In the last 20 years, the number of students graduating with a master’s degree has more than doubled. More than 42% of graduates now obtain their master’s degree. This proliferation of degrees raises a big question: are master’s degrees becoming the new bachelors?
If so, the extra years of schooling might not be of much benefit to graduates.
Well educated workers
More and more foreign students come to the Netherlands and some of them live here. Furthermore, slightly older figures show that an increasing number of international graduates are entering the job market. In 2006/2007, this group represented 12% of master’s graduates from a full-time research university study programme, and in the 2018/2019 academic year, this figure was 29%, according to Statistics Netherlands.
The level of education in the Netherlands has increased significantly over the years. Only 18% of people over the age of 75 have higher education.
What is a basic title? The Higher National Diplomas (HND) and the Basic Diplomas are double level 5 courses, which is equivalent to two years at university. They can lead directly to a career or be “promoted” through further study to a full bachelor’s degree.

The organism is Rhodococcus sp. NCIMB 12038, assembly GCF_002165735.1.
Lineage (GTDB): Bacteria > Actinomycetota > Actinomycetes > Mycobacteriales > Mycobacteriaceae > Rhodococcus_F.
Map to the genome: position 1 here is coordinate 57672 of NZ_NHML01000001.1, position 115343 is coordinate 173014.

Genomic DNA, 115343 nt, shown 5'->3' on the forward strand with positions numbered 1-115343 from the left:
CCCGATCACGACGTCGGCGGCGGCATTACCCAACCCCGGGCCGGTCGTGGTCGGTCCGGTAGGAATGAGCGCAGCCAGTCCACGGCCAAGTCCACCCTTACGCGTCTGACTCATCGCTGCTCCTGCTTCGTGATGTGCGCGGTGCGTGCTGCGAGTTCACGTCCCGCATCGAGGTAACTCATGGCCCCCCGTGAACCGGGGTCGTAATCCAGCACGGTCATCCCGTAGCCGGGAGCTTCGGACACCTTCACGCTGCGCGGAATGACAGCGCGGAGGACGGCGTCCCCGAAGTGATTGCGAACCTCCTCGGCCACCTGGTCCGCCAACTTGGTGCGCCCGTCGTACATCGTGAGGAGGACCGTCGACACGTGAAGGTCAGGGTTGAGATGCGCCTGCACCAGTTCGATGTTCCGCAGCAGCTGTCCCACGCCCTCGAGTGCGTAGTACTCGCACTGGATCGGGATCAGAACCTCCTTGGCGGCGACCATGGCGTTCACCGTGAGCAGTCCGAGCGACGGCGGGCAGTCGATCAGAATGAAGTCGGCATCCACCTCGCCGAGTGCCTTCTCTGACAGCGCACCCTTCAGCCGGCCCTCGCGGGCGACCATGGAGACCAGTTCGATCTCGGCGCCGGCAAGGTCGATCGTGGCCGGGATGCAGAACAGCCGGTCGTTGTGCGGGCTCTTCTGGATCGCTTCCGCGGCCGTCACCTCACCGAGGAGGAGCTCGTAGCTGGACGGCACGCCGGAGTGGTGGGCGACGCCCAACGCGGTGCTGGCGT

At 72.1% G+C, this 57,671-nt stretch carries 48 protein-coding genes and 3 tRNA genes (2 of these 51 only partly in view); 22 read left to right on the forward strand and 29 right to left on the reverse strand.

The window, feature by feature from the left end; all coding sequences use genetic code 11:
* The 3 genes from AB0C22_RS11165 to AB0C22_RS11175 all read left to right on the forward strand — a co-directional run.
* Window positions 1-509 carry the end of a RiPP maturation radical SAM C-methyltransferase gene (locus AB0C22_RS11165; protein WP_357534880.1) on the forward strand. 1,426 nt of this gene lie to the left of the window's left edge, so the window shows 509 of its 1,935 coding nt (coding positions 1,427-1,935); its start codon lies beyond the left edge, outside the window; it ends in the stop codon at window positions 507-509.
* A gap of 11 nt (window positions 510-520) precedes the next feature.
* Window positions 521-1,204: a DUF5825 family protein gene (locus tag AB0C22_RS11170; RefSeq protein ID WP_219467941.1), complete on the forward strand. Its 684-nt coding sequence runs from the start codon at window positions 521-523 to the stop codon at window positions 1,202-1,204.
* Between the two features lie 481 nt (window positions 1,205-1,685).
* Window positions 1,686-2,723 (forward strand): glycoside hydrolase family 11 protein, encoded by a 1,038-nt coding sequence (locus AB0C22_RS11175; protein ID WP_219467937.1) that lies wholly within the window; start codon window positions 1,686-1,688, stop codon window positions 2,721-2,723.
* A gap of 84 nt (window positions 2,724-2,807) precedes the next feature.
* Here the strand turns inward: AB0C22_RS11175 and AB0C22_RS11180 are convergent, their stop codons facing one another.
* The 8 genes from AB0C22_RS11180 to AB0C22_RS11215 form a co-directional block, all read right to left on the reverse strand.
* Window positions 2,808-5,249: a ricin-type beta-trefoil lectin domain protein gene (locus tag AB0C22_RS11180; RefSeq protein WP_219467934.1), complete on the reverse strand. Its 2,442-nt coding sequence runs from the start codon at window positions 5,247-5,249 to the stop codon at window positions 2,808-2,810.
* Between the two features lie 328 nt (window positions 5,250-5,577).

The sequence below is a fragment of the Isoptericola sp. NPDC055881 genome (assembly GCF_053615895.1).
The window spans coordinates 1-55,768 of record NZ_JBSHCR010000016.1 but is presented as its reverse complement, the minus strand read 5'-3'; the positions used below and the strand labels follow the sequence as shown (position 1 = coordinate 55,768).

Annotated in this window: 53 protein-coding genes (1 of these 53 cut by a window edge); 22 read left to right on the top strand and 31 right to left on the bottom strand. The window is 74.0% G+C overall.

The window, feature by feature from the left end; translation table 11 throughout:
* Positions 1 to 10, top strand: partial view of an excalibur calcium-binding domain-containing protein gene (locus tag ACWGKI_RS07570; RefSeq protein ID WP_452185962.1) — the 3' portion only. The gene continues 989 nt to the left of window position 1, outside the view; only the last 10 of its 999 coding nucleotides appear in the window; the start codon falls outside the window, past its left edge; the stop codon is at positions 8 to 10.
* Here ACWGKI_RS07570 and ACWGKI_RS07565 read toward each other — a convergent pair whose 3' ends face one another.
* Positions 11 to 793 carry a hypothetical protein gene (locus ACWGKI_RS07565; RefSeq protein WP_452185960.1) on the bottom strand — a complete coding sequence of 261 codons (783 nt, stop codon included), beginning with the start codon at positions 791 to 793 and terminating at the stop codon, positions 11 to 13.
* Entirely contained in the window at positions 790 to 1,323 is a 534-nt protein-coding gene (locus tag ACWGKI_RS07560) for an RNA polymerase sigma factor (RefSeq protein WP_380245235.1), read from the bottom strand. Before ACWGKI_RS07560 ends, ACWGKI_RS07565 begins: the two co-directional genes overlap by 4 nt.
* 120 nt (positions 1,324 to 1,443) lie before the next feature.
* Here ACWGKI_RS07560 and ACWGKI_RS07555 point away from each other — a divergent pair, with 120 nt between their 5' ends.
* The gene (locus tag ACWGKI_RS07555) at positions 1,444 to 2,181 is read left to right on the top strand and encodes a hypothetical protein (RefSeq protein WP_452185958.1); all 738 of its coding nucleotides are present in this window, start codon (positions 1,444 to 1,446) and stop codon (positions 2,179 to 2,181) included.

How long will it last? Full-time HND/basic degrees take about two years, and part-time courses take longer.
A master can be divided into several categories. One of them is the Master of Arts (MA) program, which is one of the most common.
This course focuses on a major element that typically culminates in the presentation of a research project. It is similar to the Master of Science (MSc.) program; another popular type of mastery.
An LLM is another type of master’s degree and refers to those who are pursuing a master’s degree in law. In most cases, it takes a year for those who do it full time. The other branch of the master’s degree is the Master of Business Administration (MBA), which is aimed at people who need to expand their management training.
Greater demand for skilled workers
“The current premium for college degrees is due in part to greater selectivity among employers who will hire and select based on education, including for positions in those that don’t require higher skills. But the jobs themselves have also changed,” Catherine Rampell wrote in The New York Times.
her article points to the impact of technology on the job market, which requires skilled labor and cutting-edge technology in increasing numbers. of fields. The mechanic, Rampell’s article says, must understand computers as well as automobiles. Fields that had a relatively weak barrier must now be given additional training, technical skills, and other specialized skills.